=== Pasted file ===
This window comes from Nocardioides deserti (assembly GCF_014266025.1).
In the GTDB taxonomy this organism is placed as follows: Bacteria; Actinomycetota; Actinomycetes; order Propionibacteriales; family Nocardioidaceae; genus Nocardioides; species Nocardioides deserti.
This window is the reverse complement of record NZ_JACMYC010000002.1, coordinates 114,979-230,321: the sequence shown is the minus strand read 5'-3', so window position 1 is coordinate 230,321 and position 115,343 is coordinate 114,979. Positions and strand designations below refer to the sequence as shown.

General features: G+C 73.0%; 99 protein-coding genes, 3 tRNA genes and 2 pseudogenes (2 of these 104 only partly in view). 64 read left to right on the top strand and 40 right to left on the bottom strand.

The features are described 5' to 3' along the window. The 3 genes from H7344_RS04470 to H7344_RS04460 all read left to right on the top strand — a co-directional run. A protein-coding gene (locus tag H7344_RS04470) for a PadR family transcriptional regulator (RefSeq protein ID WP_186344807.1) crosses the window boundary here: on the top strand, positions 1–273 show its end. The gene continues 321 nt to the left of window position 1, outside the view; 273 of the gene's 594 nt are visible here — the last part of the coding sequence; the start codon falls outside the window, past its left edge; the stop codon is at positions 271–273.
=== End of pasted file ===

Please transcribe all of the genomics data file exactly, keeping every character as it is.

This window comes from Nocardioides deserti (assembly GCF_014266025.1).
In the GTDB taxonomy this organism is placed as follows: Bacteria; Actinomycetota; Actinomycetes; order Propionibacteriales; family Nocardioidaceae; genus Nocardioides; species Nocardioides deserti.
This window is the reverse complement of record NZ_JACMYC010000002.1, coordinates 114,979-230,321: the sequence shown is the minus strand read 5'-3', so window position 1 is coordinate 230,321 and position 115,343 is coordinate 114,979. Positions and strand designations below refer to the sequence as shown.

General features: G+C 73.0%; 99 protein-coding genes, 3 tRNA genes and 2 pseudogenes (2 of these 104 only partly in view). 64 read left to right on the top strand and 40 right to left on the bottom strand.

The features are described 5' to 3' along the window. The 3 genes from H7344_RS04470 to H7344_RS04460 all read left to right on the top strand — a co-directional run. A protein-coding gene (locus tag H7344_RS04470) for a PadR family transcriptional regulator (RefSeq protein ID WP_186344807.1) crosses the window boundary here: on the top strand, positions 1–273 show its end. The gene continues 321 nt to the left of window position 1, outside the view; 273 of the gene's 594 nt are visible here — the last part of the coding sequence; the start codon falls outside the window, past its left edge; the stop codon is at positions 271–273.